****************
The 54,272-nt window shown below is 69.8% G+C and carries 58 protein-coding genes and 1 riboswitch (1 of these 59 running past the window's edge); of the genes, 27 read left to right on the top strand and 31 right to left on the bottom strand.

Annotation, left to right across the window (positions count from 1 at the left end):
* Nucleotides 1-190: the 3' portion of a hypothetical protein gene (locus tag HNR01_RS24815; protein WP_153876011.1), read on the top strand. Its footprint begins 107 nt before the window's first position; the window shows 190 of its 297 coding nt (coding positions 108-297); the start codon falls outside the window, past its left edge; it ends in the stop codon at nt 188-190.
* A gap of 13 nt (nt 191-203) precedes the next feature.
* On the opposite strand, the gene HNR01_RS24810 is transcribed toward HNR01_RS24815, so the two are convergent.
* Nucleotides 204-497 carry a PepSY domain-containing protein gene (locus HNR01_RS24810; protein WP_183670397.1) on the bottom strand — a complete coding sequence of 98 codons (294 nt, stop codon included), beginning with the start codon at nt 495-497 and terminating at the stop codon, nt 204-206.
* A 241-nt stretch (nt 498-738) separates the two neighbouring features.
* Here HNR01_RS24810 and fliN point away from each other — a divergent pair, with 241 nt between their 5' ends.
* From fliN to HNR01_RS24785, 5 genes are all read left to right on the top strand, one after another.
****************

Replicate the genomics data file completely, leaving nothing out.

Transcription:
The 54,272-nt window shown below is 69.8% G+C and carries 58 protein-coding genes and 1 riboswitch (1 of these 59 running past the window's edge); of the genes, 27 read left to right on the top strand and 31 right to left on the bottom strand.

Annotation, left to right across the window (positions count from 1 at the left end):
* Nucleotides 1-190: the 3' portion of a hypothetical protein gene (locus tag HNR01_RS24815; protein WP_153876011.1), read on the top strand. Its footprint begins 107 nt before the window's first position; the window shows 190 of its 297 coding nt (coding positions 108-297); the start codon falls outside the window, past its left edge; it ends in the stop codon at nt 188-190.
* A gap of 13 nt (nt 191-203) precedes the next feature.
* On the opposite strand, the gene HNR01_RS24810 is transcribed toward HNR01_RS24815, so the two are convergent.
* Nucleotides 204-497 carry a PepSY domain-containing protein gene (locus HNR01_RS24810; protein WP_183670397.1) on the bottom strand — a complete coding sequence of 98 codons (294 nt, stop codon included), beginning with the start codon at nt 495-497 and terminating at the stop codon, nt 204-206.
* A 241-nt stretch (nt 498-738) separates the two neighbouring features.
* Here HNR01_RS24810 and fliN point away from each other — a divergent pair, with 241 nt between their 5' ends.
* From fliN to HNR01_RS24785, 5 genes are all read left to right on the top strand, one after another.